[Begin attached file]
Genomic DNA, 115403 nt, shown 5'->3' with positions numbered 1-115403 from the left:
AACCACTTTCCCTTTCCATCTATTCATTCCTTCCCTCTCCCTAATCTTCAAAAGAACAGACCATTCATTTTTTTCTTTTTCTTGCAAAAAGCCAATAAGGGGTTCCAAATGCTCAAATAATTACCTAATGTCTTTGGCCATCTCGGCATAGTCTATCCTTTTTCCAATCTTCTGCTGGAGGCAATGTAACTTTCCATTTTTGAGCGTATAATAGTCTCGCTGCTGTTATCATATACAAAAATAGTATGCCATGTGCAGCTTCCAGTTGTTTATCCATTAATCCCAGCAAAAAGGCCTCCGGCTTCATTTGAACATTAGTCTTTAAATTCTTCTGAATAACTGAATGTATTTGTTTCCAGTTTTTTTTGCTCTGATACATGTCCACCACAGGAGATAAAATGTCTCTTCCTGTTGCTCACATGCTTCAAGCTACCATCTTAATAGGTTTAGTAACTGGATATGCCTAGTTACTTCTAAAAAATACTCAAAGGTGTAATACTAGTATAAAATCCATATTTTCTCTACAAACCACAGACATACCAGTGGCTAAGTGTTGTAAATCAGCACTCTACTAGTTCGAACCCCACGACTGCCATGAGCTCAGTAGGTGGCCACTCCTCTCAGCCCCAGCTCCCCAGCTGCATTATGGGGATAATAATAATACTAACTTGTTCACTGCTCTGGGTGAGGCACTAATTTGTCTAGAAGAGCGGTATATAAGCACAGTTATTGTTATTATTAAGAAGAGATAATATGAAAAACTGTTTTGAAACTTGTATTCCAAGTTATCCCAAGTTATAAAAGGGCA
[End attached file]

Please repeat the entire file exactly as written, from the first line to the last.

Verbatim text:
Genomic DNA, 115403 nt, shown 5'->3' with positions numbered 1-115403 from the left:
AACCACTTTCCCTTTCCATCTATTCATTCCTTCCCTCTCCCTAATCTTCAAAAGAACAGACCATTCATTTTTTTCTTTTTCTTGCAAAAAGCCAATAAGGGGTTCCAAATGCTCAAATAATTACCTAATGTCTTTGGCCATCTCGGCATAGTCTATCCTTTTTCCAATCTTCTGCTGGAGGCAATGTAACTTTCCATTTTTGAGCGTATAATAGTCTCGCTGCTGTTATCATATACAAAAATAGTATGCCATGTGCAGCTTCCAGTTGTTTATCCATTAATCCCAGCAAAAAGGCCTCCGGCTTCATTTGAACATTAGTCTTTAAATTCTTCTGAATAACTGAATGTATTTGTTTCCAGTTTTTTTTGCTCTGATACATGTCCACCACAGGAGATAAAATGTCTCTTCCTGTTGCTCACATGCTTCAAGCTACCATCTTAATAGGTTTAGTAACTGGATATGCCTAGTTACTTCTAAAAAATACTCAAAGGTGTAATACTAGTATAAAATCCATATTTTCTCTACAAACCACAGACATACCAGTGGCTAAGTGTTGTAAATCAGCACTCTACTAGTTCGAACCCCACGACTGCCATGAGCTCAGTAGGTGGCCACTCCTCTCAGCCCCAGCTCCCCAGCTGCATTATGGGGATAATAATAATACTAACTTGTTCACTGCTCTGGGTGAGGCACTAATTTGTCTAGAAGAGCGGTATATAAGCACAGTTATTGTTATTATTAAGAAGAGATAATATGAAAAACTGTTTTGAAACTTGTATTCCAAGTTATCCCAAGTTATAAAAGGGCA